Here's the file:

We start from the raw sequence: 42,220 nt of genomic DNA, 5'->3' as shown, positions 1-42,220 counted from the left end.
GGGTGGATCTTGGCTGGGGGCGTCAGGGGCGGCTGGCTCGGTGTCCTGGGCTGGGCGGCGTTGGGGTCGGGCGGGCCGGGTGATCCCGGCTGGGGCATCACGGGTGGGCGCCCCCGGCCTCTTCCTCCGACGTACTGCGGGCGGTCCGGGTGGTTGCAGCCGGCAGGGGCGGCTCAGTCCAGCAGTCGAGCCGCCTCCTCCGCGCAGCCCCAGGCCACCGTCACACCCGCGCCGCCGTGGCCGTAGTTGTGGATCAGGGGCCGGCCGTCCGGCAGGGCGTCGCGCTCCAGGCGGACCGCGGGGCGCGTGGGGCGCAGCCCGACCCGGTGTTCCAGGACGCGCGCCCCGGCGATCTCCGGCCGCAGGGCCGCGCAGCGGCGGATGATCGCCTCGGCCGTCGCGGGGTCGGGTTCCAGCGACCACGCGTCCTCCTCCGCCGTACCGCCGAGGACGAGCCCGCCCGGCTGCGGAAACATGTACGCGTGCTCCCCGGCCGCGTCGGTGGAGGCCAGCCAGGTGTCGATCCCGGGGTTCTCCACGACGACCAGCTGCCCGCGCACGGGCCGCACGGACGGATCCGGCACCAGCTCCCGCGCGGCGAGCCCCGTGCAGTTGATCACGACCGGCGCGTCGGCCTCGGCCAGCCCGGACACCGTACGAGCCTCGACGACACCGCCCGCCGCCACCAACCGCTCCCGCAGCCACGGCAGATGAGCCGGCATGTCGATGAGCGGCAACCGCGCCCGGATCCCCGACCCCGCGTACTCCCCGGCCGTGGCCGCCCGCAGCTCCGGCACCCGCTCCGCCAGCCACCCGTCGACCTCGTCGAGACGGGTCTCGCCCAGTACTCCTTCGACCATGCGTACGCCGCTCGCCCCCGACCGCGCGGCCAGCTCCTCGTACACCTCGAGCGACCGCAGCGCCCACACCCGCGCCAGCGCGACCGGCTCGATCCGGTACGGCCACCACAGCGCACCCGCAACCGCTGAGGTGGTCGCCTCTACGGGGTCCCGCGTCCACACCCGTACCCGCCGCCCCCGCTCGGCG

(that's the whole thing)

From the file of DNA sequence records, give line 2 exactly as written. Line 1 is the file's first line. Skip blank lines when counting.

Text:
GGGTGGATCTTGGCTGGGGGCGTCAGGGGCGGCTGGCTCGGTGTCCTGGGCTGGGCGGCGTTGGGGTCGGGCGGGCCGGGTGATCCCGGCTGGGGCATCACGGGTGGGCGCCCCCGGCCTCTTCCTCCGACGTACTGCGGGCGGTCCGGGTGGTTGCAGCCGGCAGGGGCGGCTCAGTCCAGCAGTCGAGCCGCCTCCTCCGCGCAGCCCCAGGCCACCGTCACACCCGCGCCGCCGTGGCCGTAGTTGTGGATCAGGGGCCGGCCGTCCGGCAGGGCGTCGCGCTCCAGGCGGACCGCGGGGCGCGTGGGGCGCAGCCCGACCCGGTGTTCCAGGACGCGCGCCCCGGCGATCTCCGGCCGCAGGGCCGCGCAGCGGCGGATGATCGCCTCGGCCGTCGCGGGGTCGGGTTCCAGCGACCACGCGTCCTCCTCCGCCGTACCGCCGAGGACGAGCCCGCCCGGCTGCGGAAACATGTACGCGTGCTCCCCGGCCGCGTCGGTGGAGGCCAGCCAGGTGTCGATCCCGGGGTTCTCCACGACGACCAGCTGCCCGCGCACGGGCCGCACGGACGGATCCGGCACCAGCTCCCGCGCGGCGAGCCCCGTGCAGTTGATCACGACCGGCGCGTCGGCCTCGGCCAGCCCGGACACCGTACGAGCCTCGACGACACCGCCCGCCGCCACCAACCGCTCCCGCAGCCACGGCAGATGAGCCGGCATGTCGATGAGCGGCAACCGCGCCCGGATCCCCGACCCCGCGTACTCCCCGGCCGTGGCCGCCCGCAGCTCCGGCACCCGCTCCGCCAGCCACCCGTCGACCTCGTCGAGACGGGTCTCGCCCAGTACTCCTTCGACCATGCGTACGCCGCTCGCCCCCGACCGCGCGGCCAGCTCCTCGTACACCTCGAGCGACCGCAGCGCCCACACCCGCGCCAGCGCGACCGGCTCGATCCGGTACGGCCACCACAGCGCACCCGCAACCGCTGAGGTGGTCGCCTCTACGGGGTCCCGCGTCCACACCCGTACCCGCCGCCCCCGCTCGGCG